All the combustion pressure and boost int he world is useless if you can't seal it. JE's Pro Seal MLS gaskets are an evolution in headgasket design.
Stepping up to Pro Seal MLS head gaskets from the composite or graphite units that are standard equipment on many factory engines is a good idea—if only because this trend is being validated by more automakers offering MLS gaskets on select high-performance engines in their lineups. Also, all NASCAR and Pro Stock teams use MLS gaskets as composite fell out of favor and solid copper gaskets were not effective in sealing fluids.
An abbreviation for multi-layer steel, MLS gaskets have taken center stage in the shop due to a number of engine-builder-friendly features. Granted, they can be a bit more expensive that conventional gaskets, however, the performance and durability advantages will pay off in the long run.
“JE Pro Seal gaskets differ greatly from OEM gaskets,” said Jeremy Anderson of JE Pistons. “JE Pro Seal gaskets have a proprietary outer layer coating that prevents them from sticking to the deck surfaces. Our gaskets go through a heat treating and tempering process which gives them a memory, and makes the gaskets want to
The basic premise of a MLS gasket is sandwiching three or more layers of thin steel that have been embossed in critical sealing areas. The embossments act as “springs” to ensure that there is no leakage of fluids or combustion pressure if the cylinder head moves or expands while the engine is under heavy load. The gaskets can also be coated to improve sealing in “micro” areas between the block, head and gasket.
There are different theories with regards to the number of steel layers and the types of coatings, along with the embossment design and construction method—which is the most critical to the sealing operation.
The embossment design, placement, and multi-step pressing process topple our competitors,” says Anderson. The Pro Seal design philosophy starts with three layers of a 304 stainless steel.
“Having all layers stainless, and the same material allows for a gasket that is made of quality, consistent material, and has the same expansion properties—which is one aspect that allows for an improved gasket seal,” explains Anderson. “The layer thickness and amount of layers are dictated by the required gasket thickness for the specific application.”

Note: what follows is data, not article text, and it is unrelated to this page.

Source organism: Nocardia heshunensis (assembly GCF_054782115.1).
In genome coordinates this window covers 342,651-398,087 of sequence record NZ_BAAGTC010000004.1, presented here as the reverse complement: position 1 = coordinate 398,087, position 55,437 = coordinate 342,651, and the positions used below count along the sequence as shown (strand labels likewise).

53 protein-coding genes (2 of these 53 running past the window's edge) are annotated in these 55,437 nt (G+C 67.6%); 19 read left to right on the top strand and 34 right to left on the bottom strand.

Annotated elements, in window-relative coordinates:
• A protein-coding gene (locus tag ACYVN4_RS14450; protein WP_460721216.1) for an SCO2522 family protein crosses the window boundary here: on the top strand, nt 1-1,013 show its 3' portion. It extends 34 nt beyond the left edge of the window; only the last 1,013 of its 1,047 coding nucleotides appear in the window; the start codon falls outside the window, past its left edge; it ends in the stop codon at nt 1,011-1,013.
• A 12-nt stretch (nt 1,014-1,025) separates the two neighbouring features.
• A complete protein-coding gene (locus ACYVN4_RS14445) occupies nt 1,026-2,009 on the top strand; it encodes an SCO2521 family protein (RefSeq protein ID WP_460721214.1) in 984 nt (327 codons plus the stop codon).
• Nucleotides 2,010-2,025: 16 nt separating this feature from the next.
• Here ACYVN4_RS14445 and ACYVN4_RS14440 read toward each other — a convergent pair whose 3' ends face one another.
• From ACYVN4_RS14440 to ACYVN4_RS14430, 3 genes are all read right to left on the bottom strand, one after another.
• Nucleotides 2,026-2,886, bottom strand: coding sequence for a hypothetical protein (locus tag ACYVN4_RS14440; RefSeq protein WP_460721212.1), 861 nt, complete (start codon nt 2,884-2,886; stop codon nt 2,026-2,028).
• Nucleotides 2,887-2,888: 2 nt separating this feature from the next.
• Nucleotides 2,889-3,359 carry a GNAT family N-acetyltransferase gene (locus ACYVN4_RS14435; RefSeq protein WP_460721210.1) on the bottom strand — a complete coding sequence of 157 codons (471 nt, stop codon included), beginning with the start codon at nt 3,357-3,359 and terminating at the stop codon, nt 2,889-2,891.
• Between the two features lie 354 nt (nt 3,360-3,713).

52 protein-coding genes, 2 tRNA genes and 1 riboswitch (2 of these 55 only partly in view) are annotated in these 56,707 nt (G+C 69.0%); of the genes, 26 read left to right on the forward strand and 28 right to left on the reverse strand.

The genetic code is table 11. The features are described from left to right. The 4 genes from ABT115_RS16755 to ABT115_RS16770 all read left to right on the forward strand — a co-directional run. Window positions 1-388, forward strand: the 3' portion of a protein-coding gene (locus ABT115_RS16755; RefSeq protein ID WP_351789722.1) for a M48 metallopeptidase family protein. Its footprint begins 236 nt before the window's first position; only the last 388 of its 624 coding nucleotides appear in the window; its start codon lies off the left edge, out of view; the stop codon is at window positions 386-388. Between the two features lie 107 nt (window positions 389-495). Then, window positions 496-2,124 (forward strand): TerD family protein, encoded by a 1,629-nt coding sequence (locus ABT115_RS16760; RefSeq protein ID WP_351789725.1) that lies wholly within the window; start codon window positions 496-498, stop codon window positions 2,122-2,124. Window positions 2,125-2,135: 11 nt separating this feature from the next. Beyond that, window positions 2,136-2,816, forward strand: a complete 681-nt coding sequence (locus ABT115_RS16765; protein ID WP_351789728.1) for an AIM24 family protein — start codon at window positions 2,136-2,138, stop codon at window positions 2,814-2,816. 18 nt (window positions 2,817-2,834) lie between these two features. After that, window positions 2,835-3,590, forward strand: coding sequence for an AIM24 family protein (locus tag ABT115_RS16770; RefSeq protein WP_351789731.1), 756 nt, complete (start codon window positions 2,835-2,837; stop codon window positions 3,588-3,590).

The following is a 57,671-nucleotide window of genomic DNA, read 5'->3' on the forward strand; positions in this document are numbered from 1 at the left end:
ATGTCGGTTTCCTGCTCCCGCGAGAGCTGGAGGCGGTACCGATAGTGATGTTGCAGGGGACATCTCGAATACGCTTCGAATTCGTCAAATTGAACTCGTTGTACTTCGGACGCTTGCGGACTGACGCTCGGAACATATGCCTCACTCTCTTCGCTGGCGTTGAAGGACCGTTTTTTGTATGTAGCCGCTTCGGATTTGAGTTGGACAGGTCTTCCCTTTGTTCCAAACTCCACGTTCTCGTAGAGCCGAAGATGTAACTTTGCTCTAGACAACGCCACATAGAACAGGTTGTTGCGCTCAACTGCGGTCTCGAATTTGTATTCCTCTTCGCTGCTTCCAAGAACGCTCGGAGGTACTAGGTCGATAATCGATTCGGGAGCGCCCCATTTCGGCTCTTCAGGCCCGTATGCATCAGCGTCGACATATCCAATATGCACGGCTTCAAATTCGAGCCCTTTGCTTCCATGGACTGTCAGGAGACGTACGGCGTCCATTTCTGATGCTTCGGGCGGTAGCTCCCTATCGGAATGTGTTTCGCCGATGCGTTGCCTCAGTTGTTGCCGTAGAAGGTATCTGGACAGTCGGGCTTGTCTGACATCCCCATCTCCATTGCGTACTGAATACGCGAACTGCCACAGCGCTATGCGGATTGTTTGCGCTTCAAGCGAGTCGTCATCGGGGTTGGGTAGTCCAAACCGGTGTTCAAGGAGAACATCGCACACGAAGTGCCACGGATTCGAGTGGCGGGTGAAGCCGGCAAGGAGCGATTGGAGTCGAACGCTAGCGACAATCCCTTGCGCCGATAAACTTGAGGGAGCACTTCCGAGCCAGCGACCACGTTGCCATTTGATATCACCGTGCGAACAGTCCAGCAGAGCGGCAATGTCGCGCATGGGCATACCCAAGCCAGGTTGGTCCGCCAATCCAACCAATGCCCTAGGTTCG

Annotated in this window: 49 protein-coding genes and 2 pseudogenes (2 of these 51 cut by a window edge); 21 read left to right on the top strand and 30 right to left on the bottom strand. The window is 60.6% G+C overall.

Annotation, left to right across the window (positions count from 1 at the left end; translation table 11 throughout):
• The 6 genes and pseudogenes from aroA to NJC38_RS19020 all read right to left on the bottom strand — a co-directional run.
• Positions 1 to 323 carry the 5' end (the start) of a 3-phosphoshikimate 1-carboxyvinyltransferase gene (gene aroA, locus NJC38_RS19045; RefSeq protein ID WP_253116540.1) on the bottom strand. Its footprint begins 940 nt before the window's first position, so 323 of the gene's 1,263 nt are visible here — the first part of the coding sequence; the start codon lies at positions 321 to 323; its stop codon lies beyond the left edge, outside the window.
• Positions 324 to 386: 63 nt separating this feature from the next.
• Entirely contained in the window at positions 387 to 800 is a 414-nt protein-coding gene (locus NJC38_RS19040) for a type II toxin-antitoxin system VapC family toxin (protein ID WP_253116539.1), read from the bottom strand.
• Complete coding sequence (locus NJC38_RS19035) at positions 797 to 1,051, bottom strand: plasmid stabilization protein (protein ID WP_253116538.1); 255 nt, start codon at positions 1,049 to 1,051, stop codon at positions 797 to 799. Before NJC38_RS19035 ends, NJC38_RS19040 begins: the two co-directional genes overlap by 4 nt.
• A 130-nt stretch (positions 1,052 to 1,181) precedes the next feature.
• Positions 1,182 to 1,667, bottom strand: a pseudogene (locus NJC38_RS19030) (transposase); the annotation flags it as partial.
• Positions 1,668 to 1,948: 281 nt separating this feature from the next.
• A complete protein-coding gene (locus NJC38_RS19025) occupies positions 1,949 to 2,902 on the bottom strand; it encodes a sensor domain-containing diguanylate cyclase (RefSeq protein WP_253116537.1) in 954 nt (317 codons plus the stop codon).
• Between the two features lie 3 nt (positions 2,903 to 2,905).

Some gasket manufacturers start with coated sheets of steel. Pro Seal starts with raw stainless steel that is laser cut to the proper dimensions. This strategy helps facilitate a multi-step forging that shapes the embossments to the desired contours.
“The multi-step embossing allows for the embossments to be created without too much material stresses focused all at once,” says Anderson. “The smooth formation of embossments are always placed with the final use and bore size in mind. Every bore size has its own tool so that the fire ring embossment always retains the same distance away from the edge of the bore for each bore size available.”
The “smooth formation,” as noted in the accompanying illustration, differs from some competitors that utilize a harsher stamping approach. This action can result in sharp peaks in the embossment that can generate stress cracks.
Following the embossment, the steel layers are heat treated and tempered so that the gasket retains its shape and won’t flatten back to its original shape under pressure.
These design and construction elements are examples of why MLS is quickly being preferred over composite gaskets, which start out as a basic metal core with a pliable material such as asbestos applied to both sides. Asbestos was soon rejected in favor of less hazardous composites but the design tactics were the same: use a material that easily conforms to the imperfections of the block and cylinder heads surfaces. A flange or “fire ring” is then installed around the bore opening to retain cylinder pressure. Other types of sealant may then be applied around fluid openings, but the fire ring is still basically a separate element that has to be fixed in position on the gasket. In contrast, each layer of a MLS gasket is a single unit with the embossments acting together to perform the same function as the fire ring when the gasket is compressed.